Dental implants that stay put
Dental implants aren‘t what they used to be. What some in the industry consider the single largest development in dentistry since first arriving in the 1970s at an office near you has made another leap.
"We‘ve really gotten more exact than ever," says Dr. Samuel Moss, who has been practicing dentistry in Lafayette for three decades. "3D X-rays. We can actually see the density of the bone from all directions."
Dental implants, referred to by some as your "third set" of teeth, are comprised of a titanium screw that is placed into the jaw with a crown atop it. The option was discovered by happenstance in the early 1950s and began arriving in dentists‘ offices sometime in the 1970s. But it wasn‘t until recently that a doctor could have an accurate idea of what he would find before performing the surgery. New strides in X-ray are changing that and giving the dentist exact views to plan and prepare before inserting the implants successfully.
"They look like something almost God gave you," Moss says, noting there is little difference by outward standards.
It takes three to five months for the body to assimilate and there‘s a 95 percent success rate.
"It becomes the strongest tooth in your [mouth]," Moss says.
The down time is shrinking as well; what once took a week to recover now takes a day or maybe two.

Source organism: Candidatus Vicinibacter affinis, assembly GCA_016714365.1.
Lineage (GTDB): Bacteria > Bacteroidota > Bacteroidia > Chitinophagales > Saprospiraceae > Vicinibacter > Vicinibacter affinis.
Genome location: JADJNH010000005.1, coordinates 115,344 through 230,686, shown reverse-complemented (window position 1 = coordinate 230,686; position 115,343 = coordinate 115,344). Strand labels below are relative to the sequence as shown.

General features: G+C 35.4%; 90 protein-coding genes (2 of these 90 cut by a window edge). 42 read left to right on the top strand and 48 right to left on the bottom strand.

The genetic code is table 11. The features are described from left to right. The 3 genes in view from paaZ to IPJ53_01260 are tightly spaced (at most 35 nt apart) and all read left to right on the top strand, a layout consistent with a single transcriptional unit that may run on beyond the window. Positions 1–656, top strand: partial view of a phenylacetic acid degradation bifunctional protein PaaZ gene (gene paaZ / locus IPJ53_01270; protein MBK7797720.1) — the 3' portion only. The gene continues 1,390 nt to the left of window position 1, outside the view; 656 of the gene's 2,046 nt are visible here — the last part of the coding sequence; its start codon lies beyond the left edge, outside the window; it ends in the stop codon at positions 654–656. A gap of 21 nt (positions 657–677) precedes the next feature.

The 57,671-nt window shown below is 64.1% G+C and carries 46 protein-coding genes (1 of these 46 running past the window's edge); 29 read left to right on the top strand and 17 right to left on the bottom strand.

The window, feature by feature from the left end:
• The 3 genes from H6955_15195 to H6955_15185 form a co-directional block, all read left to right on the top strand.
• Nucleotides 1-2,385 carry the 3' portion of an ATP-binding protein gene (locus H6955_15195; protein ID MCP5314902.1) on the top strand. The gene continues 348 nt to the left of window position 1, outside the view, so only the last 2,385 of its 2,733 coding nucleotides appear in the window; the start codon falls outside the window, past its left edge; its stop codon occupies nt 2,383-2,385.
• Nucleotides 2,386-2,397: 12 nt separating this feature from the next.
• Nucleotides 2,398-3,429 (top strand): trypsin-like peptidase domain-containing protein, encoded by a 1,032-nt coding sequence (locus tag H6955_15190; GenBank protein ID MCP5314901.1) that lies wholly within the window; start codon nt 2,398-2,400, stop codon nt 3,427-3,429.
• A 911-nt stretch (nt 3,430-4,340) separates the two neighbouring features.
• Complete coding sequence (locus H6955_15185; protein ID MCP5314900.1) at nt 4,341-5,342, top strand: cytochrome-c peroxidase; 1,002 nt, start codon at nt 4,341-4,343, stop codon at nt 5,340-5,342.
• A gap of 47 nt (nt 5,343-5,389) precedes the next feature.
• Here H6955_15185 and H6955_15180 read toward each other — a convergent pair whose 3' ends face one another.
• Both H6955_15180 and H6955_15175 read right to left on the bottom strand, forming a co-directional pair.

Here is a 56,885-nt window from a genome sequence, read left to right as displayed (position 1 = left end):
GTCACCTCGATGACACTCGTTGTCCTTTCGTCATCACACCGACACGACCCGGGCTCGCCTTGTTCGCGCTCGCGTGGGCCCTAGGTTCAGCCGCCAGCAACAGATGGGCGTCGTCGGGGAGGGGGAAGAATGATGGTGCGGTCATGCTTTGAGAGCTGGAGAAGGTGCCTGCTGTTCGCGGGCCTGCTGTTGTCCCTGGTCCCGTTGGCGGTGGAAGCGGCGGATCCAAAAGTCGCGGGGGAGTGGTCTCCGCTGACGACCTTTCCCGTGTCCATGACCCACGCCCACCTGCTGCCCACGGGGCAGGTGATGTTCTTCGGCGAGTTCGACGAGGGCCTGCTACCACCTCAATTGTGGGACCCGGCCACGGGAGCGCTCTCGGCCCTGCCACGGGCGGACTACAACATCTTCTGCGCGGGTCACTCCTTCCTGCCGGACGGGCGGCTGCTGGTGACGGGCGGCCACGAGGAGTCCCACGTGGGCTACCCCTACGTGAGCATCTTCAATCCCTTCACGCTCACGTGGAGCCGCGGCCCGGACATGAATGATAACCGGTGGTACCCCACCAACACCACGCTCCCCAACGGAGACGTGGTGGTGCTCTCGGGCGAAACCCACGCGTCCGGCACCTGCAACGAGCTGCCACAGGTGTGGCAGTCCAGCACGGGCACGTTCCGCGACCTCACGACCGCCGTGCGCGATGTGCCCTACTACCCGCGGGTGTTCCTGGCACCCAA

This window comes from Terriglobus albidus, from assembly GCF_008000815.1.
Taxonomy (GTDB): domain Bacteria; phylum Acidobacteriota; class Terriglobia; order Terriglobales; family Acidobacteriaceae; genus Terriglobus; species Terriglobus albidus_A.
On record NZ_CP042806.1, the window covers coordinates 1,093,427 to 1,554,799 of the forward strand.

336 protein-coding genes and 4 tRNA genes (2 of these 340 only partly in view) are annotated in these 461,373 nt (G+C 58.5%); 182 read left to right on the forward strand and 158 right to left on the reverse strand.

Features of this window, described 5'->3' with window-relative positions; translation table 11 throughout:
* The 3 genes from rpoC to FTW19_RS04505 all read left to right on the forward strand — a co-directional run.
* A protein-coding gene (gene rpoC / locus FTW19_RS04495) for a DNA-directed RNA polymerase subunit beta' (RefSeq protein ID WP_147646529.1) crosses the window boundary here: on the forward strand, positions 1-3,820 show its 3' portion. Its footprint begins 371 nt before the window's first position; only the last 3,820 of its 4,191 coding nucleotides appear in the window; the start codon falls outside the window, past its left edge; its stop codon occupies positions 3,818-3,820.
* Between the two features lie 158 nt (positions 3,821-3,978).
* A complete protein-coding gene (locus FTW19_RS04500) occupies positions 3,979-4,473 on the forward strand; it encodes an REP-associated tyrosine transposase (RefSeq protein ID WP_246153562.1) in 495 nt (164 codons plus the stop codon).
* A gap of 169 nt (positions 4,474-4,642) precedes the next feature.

"Now we can analyze to see what kind of implant and it‘s not like a Pandora‘s box. You can see and plan exactly."
The result is a tooth or group of teeth that aren‘t going anywhere.
"It‘s not something falling in and out of their mouth - dentures or partials," Moss says.
The options for missing teeth don‘t just include singular teeth. Moss says there are creative solutions and a cost that isn‘t nearly as hefty as many imagine.
"It‘s for people that want a more permanent solution," he says.
Like the Real Thing
Implants function just like real teeth. Although dentures and bridges can help simulate the function of real teeth, they do not stimulate the jawbone. Implants are placed directly in the jawbone, just like the root of a tooth. As a result, they can put a stop to painful, damaging resorption, so that you never have to deal with that "sunken in" look. On top of that, implants are sturdier than any other forms of dental appliance.
Source: Dr. Samuel Moss
What we know today as dental implants are the result of a discovery by an orthopedist studying the healing of bone in a rabbit limb. The titanium optical chamber he used had fused to the bone and could not be removed. By the 1970s the concept was used on patients who could not stabilize or tolerate dentures. When teeth are lost and bone is no longer supporting or connected to teeth, bone resorption occurs. Because dental implants fuse to the bone they stabilize it and prevent further bone loss.
Source: Dear Doctor Magazine